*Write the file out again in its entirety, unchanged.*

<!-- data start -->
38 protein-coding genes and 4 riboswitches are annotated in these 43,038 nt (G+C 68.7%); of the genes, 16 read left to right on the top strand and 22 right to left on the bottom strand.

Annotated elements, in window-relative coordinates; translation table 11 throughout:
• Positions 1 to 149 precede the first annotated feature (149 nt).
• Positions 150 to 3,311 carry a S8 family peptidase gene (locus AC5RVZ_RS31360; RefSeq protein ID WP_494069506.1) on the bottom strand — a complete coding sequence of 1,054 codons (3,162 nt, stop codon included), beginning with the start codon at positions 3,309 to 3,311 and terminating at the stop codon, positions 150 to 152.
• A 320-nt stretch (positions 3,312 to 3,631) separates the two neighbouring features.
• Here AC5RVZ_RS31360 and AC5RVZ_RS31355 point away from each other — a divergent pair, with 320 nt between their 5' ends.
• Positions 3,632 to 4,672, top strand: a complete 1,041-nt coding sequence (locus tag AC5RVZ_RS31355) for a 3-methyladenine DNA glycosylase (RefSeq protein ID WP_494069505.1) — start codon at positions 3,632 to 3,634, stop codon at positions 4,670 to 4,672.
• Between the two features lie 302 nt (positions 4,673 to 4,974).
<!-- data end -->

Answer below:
38 protein-coding genes and 4 riboswitches are annotated in these 43,038 nt (G+C 68.7%); of the genes, 16 read left to right on the top strand and 22 right to left on the bottom strand.

Annotated elements, in window-relative coordinates; translation table 11 throughout:
• Positions 1 to 149 precede the first annotated feature (149 nt).
• Positions 150 to 3,311 carry a S8 family peptidase gene (locus AC5RVZ_RS31360; RefSeq protein ID WP_494069506.1) on the bottom strand — a complete coding sequence of 1,054 codons (3,162 nt, stop codon included), beginning with the start codon at positions 3,309 to 3,311 and terminating at the stop codon, positions 150 to 152.
• A 320-nt stretch (positions 3,312 to 3,631) separates the two neighbouring features.
• Here AC5RVZ_RS31360 and AC5RVZ_RS31355 point away from each other — a divergent pair, with 320 nt between their 5' ends.
• Positions 3,632 to 4,672, top strand: a complete 1,041-nt coding sequence (locus tag AC5RVZ_RS31355) for a 3-methyladenine DNA glycosylase (RefSeq protein ID WP_494069505.1) — start codon at positions 3,632 to 3,634, stop codon at positions 4,670 to 4,672.
• Between the two features lie 302 nt (positions 4,673 to 4,974).